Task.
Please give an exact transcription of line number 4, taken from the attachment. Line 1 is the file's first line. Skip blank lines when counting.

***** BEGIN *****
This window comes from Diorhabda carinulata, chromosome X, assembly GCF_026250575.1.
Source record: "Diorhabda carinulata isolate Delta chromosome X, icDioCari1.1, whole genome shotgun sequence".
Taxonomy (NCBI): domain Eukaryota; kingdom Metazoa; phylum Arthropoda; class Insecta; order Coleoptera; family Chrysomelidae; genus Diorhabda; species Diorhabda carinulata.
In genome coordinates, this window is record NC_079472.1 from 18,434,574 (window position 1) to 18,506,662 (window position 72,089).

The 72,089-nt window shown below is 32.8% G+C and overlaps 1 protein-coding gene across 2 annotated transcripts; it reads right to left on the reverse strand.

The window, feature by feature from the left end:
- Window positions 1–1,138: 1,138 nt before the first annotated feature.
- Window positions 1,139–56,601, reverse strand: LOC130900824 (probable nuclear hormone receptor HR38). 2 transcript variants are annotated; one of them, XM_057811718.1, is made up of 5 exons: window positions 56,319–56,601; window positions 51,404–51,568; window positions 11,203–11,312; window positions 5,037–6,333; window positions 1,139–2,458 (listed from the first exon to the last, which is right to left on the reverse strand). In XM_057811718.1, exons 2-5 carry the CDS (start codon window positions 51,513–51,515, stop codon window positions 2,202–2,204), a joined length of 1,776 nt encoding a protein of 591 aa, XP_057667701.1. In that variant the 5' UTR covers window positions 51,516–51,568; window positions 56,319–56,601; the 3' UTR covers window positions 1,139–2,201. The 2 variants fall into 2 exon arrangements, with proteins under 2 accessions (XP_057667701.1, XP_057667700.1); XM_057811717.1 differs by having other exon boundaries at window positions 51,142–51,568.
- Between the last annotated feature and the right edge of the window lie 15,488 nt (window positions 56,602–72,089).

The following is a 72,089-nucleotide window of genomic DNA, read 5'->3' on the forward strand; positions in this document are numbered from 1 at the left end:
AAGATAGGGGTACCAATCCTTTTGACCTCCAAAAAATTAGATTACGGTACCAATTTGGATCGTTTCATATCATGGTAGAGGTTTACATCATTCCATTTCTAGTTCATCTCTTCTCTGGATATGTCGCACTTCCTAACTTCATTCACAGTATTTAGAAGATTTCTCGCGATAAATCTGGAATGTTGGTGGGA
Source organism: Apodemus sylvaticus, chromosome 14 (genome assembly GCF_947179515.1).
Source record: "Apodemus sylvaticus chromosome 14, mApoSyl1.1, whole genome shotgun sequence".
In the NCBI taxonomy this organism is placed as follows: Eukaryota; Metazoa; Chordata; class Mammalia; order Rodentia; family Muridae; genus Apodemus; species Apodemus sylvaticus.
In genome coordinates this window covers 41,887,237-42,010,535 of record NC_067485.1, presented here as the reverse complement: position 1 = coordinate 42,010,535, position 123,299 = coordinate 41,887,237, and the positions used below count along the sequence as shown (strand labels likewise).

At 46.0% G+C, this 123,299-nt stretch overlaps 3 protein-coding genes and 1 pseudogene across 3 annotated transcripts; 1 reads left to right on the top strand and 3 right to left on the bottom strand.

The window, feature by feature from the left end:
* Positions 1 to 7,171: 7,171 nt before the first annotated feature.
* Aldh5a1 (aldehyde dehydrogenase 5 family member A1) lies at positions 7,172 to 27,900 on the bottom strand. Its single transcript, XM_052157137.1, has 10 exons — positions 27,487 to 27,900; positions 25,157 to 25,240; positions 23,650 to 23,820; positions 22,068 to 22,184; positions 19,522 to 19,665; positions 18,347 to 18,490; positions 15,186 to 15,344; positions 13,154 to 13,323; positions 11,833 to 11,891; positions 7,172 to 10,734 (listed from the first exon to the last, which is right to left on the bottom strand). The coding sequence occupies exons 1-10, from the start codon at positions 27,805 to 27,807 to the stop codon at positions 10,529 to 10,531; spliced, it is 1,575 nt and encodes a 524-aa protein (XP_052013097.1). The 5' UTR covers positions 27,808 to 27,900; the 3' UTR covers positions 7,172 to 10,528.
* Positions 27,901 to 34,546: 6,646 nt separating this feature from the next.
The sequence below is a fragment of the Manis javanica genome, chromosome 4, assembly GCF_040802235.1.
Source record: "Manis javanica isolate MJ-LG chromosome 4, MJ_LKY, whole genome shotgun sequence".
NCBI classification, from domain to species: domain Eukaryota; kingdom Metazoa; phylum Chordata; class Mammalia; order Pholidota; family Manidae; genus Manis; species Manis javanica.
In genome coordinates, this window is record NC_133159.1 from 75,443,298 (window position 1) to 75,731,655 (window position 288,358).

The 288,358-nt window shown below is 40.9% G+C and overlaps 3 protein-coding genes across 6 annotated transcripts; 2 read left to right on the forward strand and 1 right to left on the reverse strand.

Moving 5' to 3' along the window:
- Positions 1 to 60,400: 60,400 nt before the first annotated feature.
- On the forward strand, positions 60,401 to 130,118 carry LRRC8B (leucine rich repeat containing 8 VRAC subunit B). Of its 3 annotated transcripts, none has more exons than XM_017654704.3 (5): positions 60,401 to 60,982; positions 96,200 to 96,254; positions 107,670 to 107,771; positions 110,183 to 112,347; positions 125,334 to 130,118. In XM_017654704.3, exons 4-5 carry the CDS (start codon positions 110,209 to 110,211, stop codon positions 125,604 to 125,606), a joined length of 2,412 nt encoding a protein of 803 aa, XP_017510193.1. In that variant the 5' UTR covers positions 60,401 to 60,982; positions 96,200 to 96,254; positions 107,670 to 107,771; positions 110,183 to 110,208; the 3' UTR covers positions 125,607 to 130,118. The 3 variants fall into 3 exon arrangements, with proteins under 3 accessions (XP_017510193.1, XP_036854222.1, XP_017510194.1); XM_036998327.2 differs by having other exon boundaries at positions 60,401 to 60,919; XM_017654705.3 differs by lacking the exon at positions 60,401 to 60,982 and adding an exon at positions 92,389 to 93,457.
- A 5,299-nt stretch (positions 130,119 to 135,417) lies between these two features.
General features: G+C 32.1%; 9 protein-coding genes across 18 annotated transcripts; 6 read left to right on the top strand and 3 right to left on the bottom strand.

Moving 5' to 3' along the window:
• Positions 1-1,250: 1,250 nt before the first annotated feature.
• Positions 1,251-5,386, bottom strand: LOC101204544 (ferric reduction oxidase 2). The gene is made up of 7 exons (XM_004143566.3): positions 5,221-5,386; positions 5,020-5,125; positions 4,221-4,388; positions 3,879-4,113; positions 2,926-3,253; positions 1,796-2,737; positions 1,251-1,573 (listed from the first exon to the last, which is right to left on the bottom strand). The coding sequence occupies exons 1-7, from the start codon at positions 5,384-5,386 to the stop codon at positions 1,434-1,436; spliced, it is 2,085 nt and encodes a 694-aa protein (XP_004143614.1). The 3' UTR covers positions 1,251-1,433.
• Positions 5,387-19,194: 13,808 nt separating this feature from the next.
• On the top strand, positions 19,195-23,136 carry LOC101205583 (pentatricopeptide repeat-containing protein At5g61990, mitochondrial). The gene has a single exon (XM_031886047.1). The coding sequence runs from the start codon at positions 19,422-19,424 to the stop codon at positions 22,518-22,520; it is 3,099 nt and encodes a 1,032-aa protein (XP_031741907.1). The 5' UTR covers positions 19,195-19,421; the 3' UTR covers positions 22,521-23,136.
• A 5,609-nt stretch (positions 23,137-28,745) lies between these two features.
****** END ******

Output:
In genome coordinates, this window is record NC_079472.1 from 18,434,574 (window position 1) to 18,506,662 (window position 72,089).